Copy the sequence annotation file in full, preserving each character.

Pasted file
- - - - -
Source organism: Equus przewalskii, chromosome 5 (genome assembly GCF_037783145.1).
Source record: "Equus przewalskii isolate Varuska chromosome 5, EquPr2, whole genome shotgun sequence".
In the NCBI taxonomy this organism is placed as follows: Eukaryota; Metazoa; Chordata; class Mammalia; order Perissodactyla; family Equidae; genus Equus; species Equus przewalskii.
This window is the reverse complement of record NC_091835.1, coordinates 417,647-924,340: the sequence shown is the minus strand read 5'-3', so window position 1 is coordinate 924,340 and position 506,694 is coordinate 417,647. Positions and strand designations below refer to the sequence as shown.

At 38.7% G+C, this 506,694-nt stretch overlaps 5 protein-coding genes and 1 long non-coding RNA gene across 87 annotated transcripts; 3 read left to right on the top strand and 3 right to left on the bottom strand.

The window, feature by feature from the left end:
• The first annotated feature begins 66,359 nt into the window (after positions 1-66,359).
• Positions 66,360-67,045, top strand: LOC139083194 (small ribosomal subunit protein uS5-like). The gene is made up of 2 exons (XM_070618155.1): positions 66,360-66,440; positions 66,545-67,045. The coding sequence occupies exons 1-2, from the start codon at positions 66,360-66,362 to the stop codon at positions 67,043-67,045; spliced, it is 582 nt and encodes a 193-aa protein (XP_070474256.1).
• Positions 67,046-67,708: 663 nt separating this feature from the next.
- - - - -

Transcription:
Source organism: Equus przewalskii, chromosome 5 (genome assembly GCF_037783145.1).
Source record: "Equus przewalskii isolate Varuska chromosome 5, EquPr2, whole genome shotgun sequence".
In the NCBI taxonomy this organism is placed as follows: Eukaryota; Metazoa; Chordata; class Mammalia; order Perissodactyla; family Equidae; genus Equus; species Equus przewalskii.
This window is the reverse complement of record NC_091835.1, coordinates 417,647-924,340: the sequence shown is the minus strand read 5'-3', so window position 1 is coordinate 924,340 and position 506,694 is coordinate 417,647. Positions and strand designations below refer to the sequence as shown.

At 38.7% G+C, this 506,694-nt stretch overlaps 5 protein-coding genes and 1 long non-coding RNA gene across 87 annotated transcripts; 3 read left to right on the top strand and 3 right to left on the bottom strand.

The window, feature by feature from the left end:
• The first annotated feature begins 66,359 nt into the window (after positions 1-66,359).
• Positions 66,360-67,045, top strand: LOC139083194 (small ribosomal subunit protein uS5-like). The gene is made up of 2 exons (XM_070618155.1): positions 66,360-66,440; positions 66,545-67,045. The coding sequence occupies exons 1-2, from the start codon at positions 66,360-66,362 to the stop codon at positions 67,043-67,045; spliced, it is 582 nt and encodes a 193-aa protein (XP_070474256.1).
• Positions 67,046-67,708: 663 nt separating this feature from the next.